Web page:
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Nov 8, 2002

Erik Buell Expands On Pro Thunder Comments

Copyright 2002, Roadracing World Publishing, Inc.

Interview by David Swarts

On November 1, posted an interview with Buell American Motorcycles' President and Chief Technical Officer Erik Buell. In that interview, Buell reacted to the news that a round of the BMW Boxer Cup series would replace the now-discontinued Buell-sponsored Pro Thunder class at the 2003 Daytona AMA National.

Buell later decided that his original comments expressed his feelings too strongly, and asked if he could add to his statement. What he said on November 7 follows:

"I just had a thought about this and after reading back through it, I thought that I should say a few things a little differently. This is not a prepared statement, not as a company or anything like that. Same as before when you asked me how do you feel. So it's kind of a personal, raw emotional thing.

"I'm a pretty passionate guy. That's one of the reasons for my success, I think. But I feel bad because I have many friends at the AMA Pro Racing, and I've developed a close relationship with several of them. Maybe even that closeness was one of the catalysts for me being extra upset because I kind of felt betrayed at that time, you know?

"The last three years, I kind of took a very professional approach to AMA Pro Racing and have supported all of their decisions and said so to many people. I made my support real clear. Sometimes that got me grief from competitors and stuff. Sometimes I supported their decisions even though sometimes I disagreed with them. The reason I did that was based on an understanding from them of what their mission and values were. Usually when you understand that, you can agree to disagree kind of thing and say, ‘OK, we know where you're headed. I'm not quite sure the method's right.'

"And when I read about that new race replacing Pro Thunder, I was just really stunned because it went against one of the core values I felt that I had been believing was behind their decisions - that they wanted to see fair competition between all the brands and no dominance by any one brand and a place for people to grow through the organization. And I just went, ‘What the heck was that all about?'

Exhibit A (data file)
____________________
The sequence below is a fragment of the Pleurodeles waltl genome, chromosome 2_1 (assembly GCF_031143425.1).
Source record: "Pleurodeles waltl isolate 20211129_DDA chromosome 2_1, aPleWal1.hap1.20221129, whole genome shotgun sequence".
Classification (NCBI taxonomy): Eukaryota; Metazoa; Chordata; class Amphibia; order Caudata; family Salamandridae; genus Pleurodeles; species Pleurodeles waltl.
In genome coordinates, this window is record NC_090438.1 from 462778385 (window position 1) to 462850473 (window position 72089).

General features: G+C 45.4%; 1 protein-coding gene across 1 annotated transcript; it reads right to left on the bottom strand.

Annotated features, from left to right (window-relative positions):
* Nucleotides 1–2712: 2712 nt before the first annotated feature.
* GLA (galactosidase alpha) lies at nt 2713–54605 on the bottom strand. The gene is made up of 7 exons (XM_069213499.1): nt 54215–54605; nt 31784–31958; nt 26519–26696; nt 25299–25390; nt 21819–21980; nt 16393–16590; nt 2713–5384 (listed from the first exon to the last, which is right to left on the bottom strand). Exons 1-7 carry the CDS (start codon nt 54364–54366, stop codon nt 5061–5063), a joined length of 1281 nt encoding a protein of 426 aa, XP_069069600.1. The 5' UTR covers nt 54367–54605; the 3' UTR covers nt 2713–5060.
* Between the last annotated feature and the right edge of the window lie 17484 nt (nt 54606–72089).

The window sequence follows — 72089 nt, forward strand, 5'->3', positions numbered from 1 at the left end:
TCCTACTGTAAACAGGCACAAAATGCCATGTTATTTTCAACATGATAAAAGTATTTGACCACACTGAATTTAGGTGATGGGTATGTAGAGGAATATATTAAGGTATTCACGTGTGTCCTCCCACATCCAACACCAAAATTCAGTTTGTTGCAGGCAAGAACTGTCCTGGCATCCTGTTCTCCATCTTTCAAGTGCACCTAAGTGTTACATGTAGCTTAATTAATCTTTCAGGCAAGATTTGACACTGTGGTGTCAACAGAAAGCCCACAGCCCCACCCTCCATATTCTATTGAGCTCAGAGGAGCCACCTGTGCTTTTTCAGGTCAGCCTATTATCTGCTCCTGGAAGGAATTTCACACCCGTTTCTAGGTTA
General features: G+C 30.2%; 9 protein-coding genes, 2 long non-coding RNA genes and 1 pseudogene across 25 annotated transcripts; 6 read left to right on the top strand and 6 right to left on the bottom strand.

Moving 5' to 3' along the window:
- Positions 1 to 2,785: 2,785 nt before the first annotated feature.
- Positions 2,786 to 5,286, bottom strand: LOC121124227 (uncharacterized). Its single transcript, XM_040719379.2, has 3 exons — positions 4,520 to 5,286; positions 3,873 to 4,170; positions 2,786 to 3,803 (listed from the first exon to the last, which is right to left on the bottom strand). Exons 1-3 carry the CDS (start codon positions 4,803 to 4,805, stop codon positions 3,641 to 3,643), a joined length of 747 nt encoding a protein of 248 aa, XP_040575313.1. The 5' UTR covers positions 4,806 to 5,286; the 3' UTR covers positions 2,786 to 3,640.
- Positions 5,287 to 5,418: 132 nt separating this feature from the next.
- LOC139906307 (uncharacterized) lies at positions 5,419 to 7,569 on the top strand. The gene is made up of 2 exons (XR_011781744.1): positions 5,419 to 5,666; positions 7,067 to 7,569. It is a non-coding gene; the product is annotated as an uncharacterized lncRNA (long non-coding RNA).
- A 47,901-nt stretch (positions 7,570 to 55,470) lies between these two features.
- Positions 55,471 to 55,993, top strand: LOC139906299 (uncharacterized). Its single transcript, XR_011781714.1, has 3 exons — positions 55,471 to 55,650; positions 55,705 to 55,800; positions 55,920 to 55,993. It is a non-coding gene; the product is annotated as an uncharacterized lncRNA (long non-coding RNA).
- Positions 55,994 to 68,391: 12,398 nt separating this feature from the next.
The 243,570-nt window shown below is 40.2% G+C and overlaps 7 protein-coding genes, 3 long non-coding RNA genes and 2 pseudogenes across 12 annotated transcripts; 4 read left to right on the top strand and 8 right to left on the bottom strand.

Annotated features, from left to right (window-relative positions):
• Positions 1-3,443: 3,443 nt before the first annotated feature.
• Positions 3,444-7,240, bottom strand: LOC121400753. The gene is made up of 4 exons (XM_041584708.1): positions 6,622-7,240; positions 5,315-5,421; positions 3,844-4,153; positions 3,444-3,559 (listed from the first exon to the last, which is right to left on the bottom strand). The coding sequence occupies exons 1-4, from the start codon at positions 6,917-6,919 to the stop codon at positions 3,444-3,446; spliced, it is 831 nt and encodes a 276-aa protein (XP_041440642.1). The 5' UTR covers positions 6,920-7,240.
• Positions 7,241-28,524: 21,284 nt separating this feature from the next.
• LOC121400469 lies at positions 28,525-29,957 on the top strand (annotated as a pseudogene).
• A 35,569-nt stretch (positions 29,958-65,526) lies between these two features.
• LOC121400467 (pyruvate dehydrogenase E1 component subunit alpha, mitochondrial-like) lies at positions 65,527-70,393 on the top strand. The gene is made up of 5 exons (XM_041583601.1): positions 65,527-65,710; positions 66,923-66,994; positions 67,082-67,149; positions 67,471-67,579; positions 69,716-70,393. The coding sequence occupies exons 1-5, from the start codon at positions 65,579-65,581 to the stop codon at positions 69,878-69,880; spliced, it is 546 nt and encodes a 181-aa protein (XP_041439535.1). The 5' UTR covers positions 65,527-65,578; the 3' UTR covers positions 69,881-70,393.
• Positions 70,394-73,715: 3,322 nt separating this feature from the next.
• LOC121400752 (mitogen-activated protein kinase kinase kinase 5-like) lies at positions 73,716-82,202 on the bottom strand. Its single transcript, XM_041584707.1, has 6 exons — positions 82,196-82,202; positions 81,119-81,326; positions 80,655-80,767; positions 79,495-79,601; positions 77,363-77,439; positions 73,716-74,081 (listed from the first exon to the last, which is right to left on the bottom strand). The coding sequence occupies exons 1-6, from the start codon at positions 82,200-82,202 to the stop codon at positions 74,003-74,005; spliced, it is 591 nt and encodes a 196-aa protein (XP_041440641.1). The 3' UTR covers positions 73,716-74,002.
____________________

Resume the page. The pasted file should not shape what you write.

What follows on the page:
"Of course, I had also started hearing from a number of competitors, not as many as you did, but I got a lot of calls. They all were irate, and some were asking me…why had I betrayed them, ‘Erik, you let Pro Thunder die' and ‘you told us why it was happening.' The emotions of a young racer are still in me, you know, under the old surface. So when I was handed that note to call Roadracing World, I had just hung up from a call from one of the irate racer guys. I didn't take the time to calm myself and wait a day, but I picked up the phone and spoke right from that level of emotion, kind of the young racer betrayed by friends kind of feeling.

"So you're able to lift the curtain briefly on those of us who are out here and normally very corporately correct and doing a lot of stuff from emotion but having it under control. So the curtain was up there a little bit.

"I do still strongly support the AMA, and there's real good folks at AMA Pro Racing, and I think I'll be friends with the folks there forever. A couple of them may want to kick me in the rear end before we sit down for a drink, but I think they know me and they know where my heart is and will understand the fact that I was over the top that day. But I have to say, I still don't understand what happened with the situation at Daytona. I don't think it's right, I don't know why, and I don't understand it.

"I also feel it's unfortunate there are so many sport motorcycles and brands out there that don't have a class to run in. I think that's too bad. I don't know, maybe improvements will come out of a bad deal here. I guess that's the way it is.

"In the words of one of my favorite Blues singers, a guy named Tommy Castro, he's got a song that says, ‘I'm just a man, I ain't no Superman.' Well, maybe that's me. It got to me that day, but I think we need to work through why there's so much emotion around this stuff. I hoped to work with AMA in the future, but somebody's got to figure out and get some kind of understanding of the mission statement of that kind of thing because I've kind of lost it.